First we had the dedicated servers spilt 50/50 for either game type, but overwhelmingly people were playing public. So over the course of the beta we ended up making an 80/20 rule where 80 per cent of the servers were public and 20 per cent were ranked. It’s interesting because it’s the opposite of what Gears 2 is right now because ranked is the predominant way it’s played, where as it was public in the Gears 3 beta.

Could that change for launch?

It could change a little bit. I don’t know that we’d necessarily go out with that heavy skew, I think we’d be a little more balanced and account for the fact that people will want to try both sides. It makes sense to me, one of the things that we really tried to do with Gears 3 is make it more accessible and the idea of team death match and having this public mode, which is something we’re changing the name of right now in the game to ‘quick match’ because it’s just that idea of getting in and playing.

Are there any ways in which the beta informed the campaign?

Not really. The campaign aspects are quite separate from multiplayer. Even some of the weapon balance; the things you have to do on the sawed-off shotgun to make it balanced for multiplayer you can sort of undo in the campaign because you want it to be fun and you don’t care that the player has an advantage over the AI. So there wasn’t really a lot of crossover from what we learned in the beta.

But we learned a ton for multiplayer, and that’s what I’m really excited about – in the past we’ve talked about how the lion’s share of our effort has gone into the campaign and small amount of effort in the multiplayer relatively speaking. But this time around we really put a ton of effort to try and create this sticky experience that people want to keep playing with ribbons and medals and levels. Just making it more accessible has been a huge focus this time around.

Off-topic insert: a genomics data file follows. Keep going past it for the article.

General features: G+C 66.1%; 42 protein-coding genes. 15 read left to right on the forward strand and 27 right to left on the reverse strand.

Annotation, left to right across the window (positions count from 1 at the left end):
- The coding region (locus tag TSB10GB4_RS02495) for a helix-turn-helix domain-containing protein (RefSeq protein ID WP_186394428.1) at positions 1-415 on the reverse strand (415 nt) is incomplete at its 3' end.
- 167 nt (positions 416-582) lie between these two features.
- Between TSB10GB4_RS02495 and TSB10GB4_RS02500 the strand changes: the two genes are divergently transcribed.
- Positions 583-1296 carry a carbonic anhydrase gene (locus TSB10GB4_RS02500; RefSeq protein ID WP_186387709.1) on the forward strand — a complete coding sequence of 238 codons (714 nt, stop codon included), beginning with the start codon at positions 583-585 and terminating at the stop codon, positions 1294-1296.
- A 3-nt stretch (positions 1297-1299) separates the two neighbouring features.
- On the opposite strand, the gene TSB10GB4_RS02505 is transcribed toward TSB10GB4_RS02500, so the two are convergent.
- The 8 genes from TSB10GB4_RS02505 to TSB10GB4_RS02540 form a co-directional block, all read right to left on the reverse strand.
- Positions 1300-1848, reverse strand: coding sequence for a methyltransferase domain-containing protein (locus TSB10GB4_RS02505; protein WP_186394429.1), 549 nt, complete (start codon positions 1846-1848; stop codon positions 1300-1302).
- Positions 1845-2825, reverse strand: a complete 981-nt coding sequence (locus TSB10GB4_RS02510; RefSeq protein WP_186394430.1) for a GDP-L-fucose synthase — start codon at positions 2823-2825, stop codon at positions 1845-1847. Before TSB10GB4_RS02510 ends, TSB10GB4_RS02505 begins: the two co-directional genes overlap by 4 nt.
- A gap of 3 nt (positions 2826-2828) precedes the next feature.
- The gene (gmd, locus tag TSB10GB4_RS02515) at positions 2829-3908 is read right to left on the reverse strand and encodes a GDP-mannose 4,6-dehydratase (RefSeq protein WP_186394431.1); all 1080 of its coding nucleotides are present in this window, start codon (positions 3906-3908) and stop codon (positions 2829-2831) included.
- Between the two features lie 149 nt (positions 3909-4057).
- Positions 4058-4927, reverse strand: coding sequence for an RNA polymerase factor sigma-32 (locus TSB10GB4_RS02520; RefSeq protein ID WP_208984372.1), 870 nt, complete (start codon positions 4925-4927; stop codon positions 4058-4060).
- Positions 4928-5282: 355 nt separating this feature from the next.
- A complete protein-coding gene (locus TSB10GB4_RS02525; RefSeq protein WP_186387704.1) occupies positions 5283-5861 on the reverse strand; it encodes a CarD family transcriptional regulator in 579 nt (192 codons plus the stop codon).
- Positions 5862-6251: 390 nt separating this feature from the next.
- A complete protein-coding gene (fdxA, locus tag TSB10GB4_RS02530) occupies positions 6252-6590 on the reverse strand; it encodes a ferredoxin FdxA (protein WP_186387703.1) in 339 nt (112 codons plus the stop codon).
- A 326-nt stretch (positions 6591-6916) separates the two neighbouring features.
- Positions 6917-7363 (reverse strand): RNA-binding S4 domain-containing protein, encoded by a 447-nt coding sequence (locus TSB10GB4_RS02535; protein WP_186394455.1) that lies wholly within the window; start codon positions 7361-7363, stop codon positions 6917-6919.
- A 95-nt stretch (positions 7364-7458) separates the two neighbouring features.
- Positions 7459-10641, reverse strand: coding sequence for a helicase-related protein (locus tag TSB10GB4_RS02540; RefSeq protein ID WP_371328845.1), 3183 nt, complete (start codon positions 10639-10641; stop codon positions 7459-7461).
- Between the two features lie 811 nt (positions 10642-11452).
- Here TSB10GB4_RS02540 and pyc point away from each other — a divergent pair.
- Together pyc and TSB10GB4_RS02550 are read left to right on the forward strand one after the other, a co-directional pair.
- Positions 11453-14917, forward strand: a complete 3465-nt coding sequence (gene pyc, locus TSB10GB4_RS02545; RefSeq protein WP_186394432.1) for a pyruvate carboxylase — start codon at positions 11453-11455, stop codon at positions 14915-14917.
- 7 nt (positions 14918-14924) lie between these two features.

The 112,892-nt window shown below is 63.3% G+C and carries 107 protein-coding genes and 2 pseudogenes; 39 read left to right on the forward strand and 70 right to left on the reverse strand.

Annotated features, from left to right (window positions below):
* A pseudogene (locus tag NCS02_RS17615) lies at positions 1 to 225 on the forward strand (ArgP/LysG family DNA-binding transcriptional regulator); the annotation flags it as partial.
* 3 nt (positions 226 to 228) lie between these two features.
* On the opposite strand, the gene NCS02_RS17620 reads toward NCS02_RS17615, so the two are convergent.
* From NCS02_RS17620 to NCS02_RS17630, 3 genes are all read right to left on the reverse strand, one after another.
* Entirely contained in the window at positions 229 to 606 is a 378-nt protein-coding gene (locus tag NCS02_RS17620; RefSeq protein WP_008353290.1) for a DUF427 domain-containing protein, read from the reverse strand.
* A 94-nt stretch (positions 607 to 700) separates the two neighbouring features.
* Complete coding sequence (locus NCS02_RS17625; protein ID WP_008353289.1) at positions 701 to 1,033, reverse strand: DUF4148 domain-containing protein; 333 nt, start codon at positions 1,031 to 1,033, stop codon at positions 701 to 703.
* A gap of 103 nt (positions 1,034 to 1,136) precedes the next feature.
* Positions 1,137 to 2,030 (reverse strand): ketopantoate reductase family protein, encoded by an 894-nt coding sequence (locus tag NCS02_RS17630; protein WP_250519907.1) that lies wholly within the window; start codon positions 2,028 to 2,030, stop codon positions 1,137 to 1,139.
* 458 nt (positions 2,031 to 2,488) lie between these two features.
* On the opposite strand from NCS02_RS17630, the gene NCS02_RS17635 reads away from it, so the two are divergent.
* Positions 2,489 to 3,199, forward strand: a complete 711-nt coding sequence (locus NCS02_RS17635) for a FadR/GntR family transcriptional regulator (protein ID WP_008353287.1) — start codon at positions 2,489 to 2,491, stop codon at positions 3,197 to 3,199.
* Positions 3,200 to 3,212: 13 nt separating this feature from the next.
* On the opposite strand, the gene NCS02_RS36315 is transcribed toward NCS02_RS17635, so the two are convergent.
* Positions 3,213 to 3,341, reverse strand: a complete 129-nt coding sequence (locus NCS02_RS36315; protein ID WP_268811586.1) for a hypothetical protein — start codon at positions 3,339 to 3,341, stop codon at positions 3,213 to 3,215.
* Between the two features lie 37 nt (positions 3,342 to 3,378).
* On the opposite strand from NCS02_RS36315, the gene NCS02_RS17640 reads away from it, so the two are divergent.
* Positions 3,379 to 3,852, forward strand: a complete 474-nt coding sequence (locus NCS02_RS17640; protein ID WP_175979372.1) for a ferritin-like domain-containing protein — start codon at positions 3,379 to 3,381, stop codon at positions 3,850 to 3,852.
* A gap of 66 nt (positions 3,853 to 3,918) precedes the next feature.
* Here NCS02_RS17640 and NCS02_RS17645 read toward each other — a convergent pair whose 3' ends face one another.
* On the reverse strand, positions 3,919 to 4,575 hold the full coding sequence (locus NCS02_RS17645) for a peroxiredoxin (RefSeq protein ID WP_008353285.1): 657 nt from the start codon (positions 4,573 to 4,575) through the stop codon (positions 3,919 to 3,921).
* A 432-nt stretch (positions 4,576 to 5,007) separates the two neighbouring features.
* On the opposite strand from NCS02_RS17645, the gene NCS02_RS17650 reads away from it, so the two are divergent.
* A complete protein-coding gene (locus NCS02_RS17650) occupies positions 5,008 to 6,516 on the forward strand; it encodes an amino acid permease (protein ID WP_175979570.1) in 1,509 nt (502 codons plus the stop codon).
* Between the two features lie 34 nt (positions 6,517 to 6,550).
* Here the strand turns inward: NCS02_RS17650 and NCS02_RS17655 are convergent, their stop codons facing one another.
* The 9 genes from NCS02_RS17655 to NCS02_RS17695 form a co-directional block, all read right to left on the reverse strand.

Do you feel fortunate in being able to pull off such an operationally huge beta test?


Yeah, absolutely. It was really because of the schedule extension that we even had the ability to do this, and then to execute on it and learn all of the stuff we learned – it’s been really beneficial. It’ll make the game we’re going to ship on September 20th all that stronger. It’s a really big game; the biggest campaign we’ve ever done, arcade mode, beast and horde and competitive multiplayer… it’s packed full of goodness. It’s nice to be able to take that one thing that would have kept me awake on launch night wondering how the multiplayer would be… this is going to let me sleep.

Source: nowgamer.com

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PostSubject: Re: Gears of War 3: Rod Fergusson's Beta Post-Mortem   Fri May 27, 2011 6:02 pm

like it!! +1
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PostSubject: Re: Gears of War 3: Rod Fergusson's Beta Post-Mortem   Wed Jun 01, 2011 12:44 pm

good interview
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PostSubject: Re: Gears of War 3: Rod Fergusson's Beta Post-Mortem   Wed Jun 01, 2011 12:54 pm

They should've gone into more depth on changes instead of just talking random stats, and about the servers... :/

But, eh; pretty good. Smile
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PostSubject: Re: Gears of War 3: Rod Fergusson's Beta Post-Mortem   Today at 2:45 pm